Migration and invasion of PC3 cells toward the CM of stimulated fibroblasts. The above results provide evidence of the effect of TMV on the acquisition of an “activated phenotype” by treated fibroblasts. To further evaluate the consequences of the crosstalk between tumor and stromal cells mediated by TMV, the capacity of PC3 cell migration toward CM from untreated (CM-Fb NT) or TMV-stimulated fibroblasts (CM-Fb TMV) was examined. Basal migration of PC3 cells was observed in the presence of CM-Fb NT, this condition was taken as the control level of migration of PC3 cells ( Fig. 5A ). CM of fibroblasts incubated for 48 hours with TMV (30 and 50 μg/mL TMVPC3 Act.D), promoted significant migration of PC3 cells. This dose-dependent effect was increased 5- and 7-fold by CM of fibroblasts treated with 30 and 50 μg/mL TMV, respectively ( Fig. 5A-b and A-c), with respect to control ( Fig. 5A-a). Microscopic analysis of membranes from Boyden chambers was performed ( Fig. 5B). TMV from LnCaP were also able to promote MV release from fibroblasts that stimulate PC3 migration as observed for PC3 TMV, but to a lower extent, with only ∼40% of the effect of PC3 TMV, in possible relation with the lower metastatic potential of LnCaP cells (data not shown). The next question was is this effect on PC3 migration attributable to soluble factors secreted by fibroblasts in response to TMV treatment, or to MV released by fibroblasts? To address it, the different CM-Fb were centrifuged (see Materials and Methods) to pellet MV, and the corresponding supernatants were examined. These MV-free CM were noted CM without MV. They were incubated with PC3 cells in Boyden chambers for 24 hours and no increase of PC3 migration was observed ( Fig. 5A). In addition, to exclude possible contamination by residual TMV (from Act.D-treated PC3 cells) in the CM-Fb TMV, migratory capacity of PC3 cells toward TMVPC3 Act.D was controlled. Under this condition, PC3 cells did not migrate ( Fig. 5A-d and B-d), reinforcing the fact that fibroblasts actively released MV after TMV uptake. Because neither fibroblast MV nor CM on their own were able to induce tumor cell migration that occurred only when together, it can be concluded to a cooperative effect between the two counterparts. Furthermore, as shown in Fig. 5C, CM-Fb TMV promoted invasion of PC3 cells, this effect being dependent on the concentration of TMV used to stimulate fibroblasts, and returned to basal level when MV were eliminated from CM as described above. These results indicate that MV stemming from fibroblasts in response of TMV were essential to induce both migration and invasion of PC3 cells.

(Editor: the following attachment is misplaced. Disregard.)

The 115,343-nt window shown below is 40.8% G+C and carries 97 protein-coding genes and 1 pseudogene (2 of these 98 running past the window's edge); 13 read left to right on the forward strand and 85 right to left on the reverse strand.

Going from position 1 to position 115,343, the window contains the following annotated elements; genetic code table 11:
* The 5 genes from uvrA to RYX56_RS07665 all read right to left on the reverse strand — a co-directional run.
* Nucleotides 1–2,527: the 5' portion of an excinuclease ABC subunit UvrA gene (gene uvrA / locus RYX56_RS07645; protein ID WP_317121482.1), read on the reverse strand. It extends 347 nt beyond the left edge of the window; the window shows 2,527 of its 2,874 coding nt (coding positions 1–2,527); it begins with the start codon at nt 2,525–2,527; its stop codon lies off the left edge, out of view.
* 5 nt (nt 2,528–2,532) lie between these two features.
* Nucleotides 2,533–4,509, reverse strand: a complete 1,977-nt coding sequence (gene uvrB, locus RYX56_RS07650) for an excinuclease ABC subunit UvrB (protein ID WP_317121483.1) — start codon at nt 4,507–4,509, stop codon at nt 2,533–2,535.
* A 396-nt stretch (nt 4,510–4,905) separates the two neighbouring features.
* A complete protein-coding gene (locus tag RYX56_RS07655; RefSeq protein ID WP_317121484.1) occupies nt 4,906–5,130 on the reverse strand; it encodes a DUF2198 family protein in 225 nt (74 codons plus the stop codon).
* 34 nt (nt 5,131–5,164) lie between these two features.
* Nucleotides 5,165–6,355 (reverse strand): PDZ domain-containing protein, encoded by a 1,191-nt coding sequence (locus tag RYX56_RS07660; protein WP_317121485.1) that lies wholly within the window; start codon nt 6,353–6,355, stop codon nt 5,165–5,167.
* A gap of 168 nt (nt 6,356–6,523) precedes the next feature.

CX3CR1 is involved in the control of migration and invasion of PC3 cells toward CM of stimulated fibroblasts. Regarding the implication of CX3CR1-CX3CL1 axis, we have verified the expression of CX3CR1 in PC3 and LnCaP cells, fibroblasts. THP-1 cells that constitutively express CX3CR1 were included in the experiments as positive control. The presence of CX3CL1 was assessed in MV isolated from CM of fibroblasts treated with TMVPC3 Act.D (MV CM-Fb TMV) toward control ( 22). As shown in Fig. 6A-a , CX3CR1 was detected in PC3 cells and fibroblasts but not in LnCaP cells. On the other hand, CX3CL1 was detected in MV from CM of fibroblasts treated by TMV and in TMVPC3 Act.D ( Fig. 6A-b). By neutralizing CX3CL1 in CM-Fb TMV or CX3CR1 in cancer cells with a specific Ab, migration of PC3 cells toward CM-Fb TMV was partially but significantly inhibited ( Fig. 6B). No basal migration of PC3 cells in the presence of anti-CX3CL1 or anti-CX3CR1 was observed. In addition, no migration of LnCaP cells was induced by CM-Fb (data not shown), probably due to the absence of CX3CR1 expression in these cells. This suggests that CX3CR1 is implicated in the control of migration of PC3 tumor cells, when activated fibroblasts treated with TMV respond through the shedding of MV presenting a chemotactic potential for PC3 cells.